Tom Sheehan has published more stories on LS than any other writer (although it ought to be mentioned that Hugh Cron is keeping pace). A lot of the time I feel that he gets overlooked by the casual, younger reader due to subject matter.
A lot of Mr. Sheehan’s work involves the Second World War and the Korean conflict. The surviving participants from those wars (including Mr. Sheehan and disregarding big boned twelve year olds who got in) are in their eighties and nineties and even higher. The number dwindles every day.
And it seems a damn shame that some people nowadays find the subject antique. That’s hard to support when one considers that World War II remains the ultimate in human history.
Anyway, this particular tale deals with overlooking, albeit on a smaller scale.
Q: Although I have no doubt that such things happened, is Jimmy an actual person you know or a composite of many?
Q: Recently, and deservedly, there’s been much talk about the Afghan War being the longest our nation has ever been involved with. But, in not only a technical sense, isn’t the Korean War still “going,” since there never was any real closure to the event?
Q:Although I have no doubt that such things happened, is Jimmy an actual
person you know or a composite of many?
Jimmy, in this case as in other war stories, has been drawn from one person,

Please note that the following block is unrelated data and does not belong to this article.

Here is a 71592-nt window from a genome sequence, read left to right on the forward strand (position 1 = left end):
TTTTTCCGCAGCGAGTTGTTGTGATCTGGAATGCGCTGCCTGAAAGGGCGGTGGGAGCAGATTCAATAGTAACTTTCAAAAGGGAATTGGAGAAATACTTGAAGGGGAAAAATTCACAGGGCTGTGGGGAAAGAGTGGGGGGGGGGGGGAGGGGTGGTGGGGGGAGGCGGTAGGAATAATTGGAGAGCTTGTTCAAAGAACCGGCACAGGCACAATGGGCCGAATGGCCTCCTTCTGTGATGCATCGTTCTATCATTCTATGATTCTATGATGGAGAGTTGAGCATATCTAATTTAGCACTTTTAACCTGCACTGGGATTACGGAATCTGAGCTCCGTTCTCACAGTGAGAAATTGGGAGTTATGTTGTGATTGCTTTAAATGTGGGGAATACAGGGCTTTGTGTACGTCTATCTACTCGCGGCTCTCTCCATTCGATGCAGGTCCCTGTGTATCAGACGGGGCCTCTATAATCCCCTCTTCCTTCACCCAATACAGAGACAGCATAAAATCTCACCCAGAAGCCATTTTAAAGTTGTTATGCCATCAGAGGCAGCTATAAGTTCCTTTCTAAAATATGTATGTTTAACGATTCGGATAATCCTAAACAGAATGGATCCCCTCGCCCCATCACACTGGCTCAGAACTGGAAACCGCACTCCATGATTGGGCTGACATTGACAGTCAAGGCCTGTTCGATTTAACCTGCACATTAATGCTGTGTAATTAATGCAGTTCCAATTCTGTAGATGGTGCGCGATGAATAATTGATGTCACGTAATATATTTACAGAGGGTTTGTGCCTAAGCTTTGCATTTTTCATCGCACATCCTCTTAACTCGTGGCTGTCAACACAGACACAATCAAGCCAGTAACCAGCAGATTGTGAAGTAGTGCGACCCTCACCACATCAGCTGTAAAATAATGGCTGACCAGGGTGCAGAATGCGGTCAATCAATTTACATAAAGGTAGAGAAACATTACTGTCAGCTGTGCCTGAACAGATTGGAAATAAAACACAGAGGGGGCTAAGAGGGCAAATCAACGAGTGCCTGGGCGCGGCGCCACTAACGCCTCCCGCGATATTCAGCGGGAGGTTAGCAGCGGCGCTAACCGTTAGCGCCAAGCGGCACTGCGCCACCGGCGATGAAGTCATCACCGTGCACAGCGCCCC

Richard Frank Parkinson, ‘Parkie, tanker, tiger of Tobruk’; an
ungainly-looking friend, fellow, comrade, pool room buddy after his war and
before mine, who carried the souls of his comrades with him, via stories of
actual events, until his death. He was born in 1924, four years before me,
my worldly elder.
Q: Recently, and deservedly, there’s been much talk about the Afghan War
being the longest our nation has ever been involved with. But, in not only a
technical sense, isn’t the Korean War still “going,” since there never was
any real closure to the event?
No war is ever over, as it resides in its veterans, often as sharp, and hot
and cold, as their war became, as was mine. Parkie never once forgot his
comrades, carrying them on his back until the day he passed on, but a
pool-room buddy day in and day out, delivering chapters of stories of his
war as he prepared to hit the cue ball on the pool table, in the Rat Hole,
our pool parlor below deck (in the cellar of the Pythian Building), where we
congregated, old veterans, like Parkie, kids on their way like me, often
open-mouthed, surprised, pleased at some endings, near tears at other
endings, Frank not an orator but a no-punches-pulled tale teller, believing
what we heard, we would learn from..